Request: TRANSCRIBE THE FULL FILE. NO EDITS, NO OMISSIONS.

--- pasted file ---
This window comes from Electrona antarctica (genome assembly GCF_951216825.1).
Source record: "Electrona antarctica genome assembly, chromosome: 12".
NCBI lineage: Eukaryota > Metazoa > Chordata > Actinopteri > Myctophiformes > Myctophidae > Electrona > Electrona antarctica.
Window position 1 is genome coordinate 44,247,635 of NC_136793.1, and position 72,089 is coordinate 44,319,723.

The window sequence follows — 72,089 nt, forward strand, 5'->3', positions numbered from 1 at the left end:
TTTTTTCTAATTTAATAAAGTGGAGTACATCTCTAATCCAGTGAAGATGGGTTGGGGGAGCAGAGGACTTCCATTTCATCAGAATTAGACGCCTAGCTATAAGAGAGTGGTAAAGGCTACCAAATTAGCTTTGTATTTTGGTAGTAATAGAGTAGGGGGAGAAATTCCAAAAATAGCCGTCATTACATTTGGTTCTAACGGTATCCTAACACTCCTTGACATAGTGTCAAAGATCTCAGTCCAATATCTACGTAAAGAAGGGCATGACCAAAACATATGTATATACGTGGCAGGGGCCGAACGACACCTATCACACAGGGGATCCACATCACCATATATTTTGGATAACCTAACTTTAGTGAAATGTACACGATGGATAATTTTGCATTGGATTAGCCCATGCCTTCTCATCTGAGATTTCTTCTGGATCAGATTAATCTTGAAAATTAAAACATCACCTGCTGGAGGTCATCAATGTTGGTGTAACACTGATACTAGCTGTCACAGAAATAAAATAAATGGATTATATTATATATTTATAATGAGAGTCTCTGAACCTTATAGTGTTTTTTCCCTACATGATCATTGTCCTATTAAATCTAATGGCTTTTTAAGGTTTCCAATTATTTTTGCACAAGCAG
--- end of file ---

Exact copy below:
This window comes from Electrona antarctica (genome assembly GCF_951216825.1).
Source record: "Electrona antarctica genome assembly, chromosome: 12".
NCBI lineage: Eukaryota > Metazoa > Chordata > Actinopteri > Myctophiformes > Myctophidae > Electrona > Electrona antarctica.
Window position 1 is genome coordinate 44,247,635 of NC_136793.1, and position 72,089 is coordinate 44,319,723.

The window sequence follows — 72,089 nt, forward strand, 5'->3', positions numbered from 1 at the left end:
TTTTTTCTAATTTAATAAAGTGGAGTACATCTCTAATCCAGTGAAGATGGGTTGGGGGAGCAGAGGACTTCCATTTCATCAGAATTAGACGCCTAGCTATAAGAGAGTGGTAAAGGCTACCAAATTAGCTTTGTATTTTGGTAGTAATAGAGTAGGGGGAGAAATTCCAAAAATAGCCGTCATTACATTTGGTTCTAACGGTATCCTAACACTCCTTGACATAGTGTCAAAGATCTCAGTCCAATATCTACGTAAAGAAGGGCATGACCAAAACATATGTATATACGTGGCAGGGGCCGAACGACACCTATCACACAGGGGATCCACATCACCATATATTTTGGATAACCTAACTTTAGTGAAATGTACACGATGGATAATTTTGCATTGGATTAGCCCATGCCTTCTCATCTGAGATTTCTTCTGGATCAGATTAATCTTGAAAATTAAAACATCACCTGCTGGAGGTCATCAATGTTGGTGTAACACTGATACTAGCTGTCACAGAAATAAAATAAATGGATTATATTATATATTTATAATGAGAGTCTCTGAACCTTATAGTGTTTTTTCCCTACATGATCATTGTCCTATTAAATCTAATGGCTTTTTAAGGTTTCCAATTATTTTTGCACAAGCAG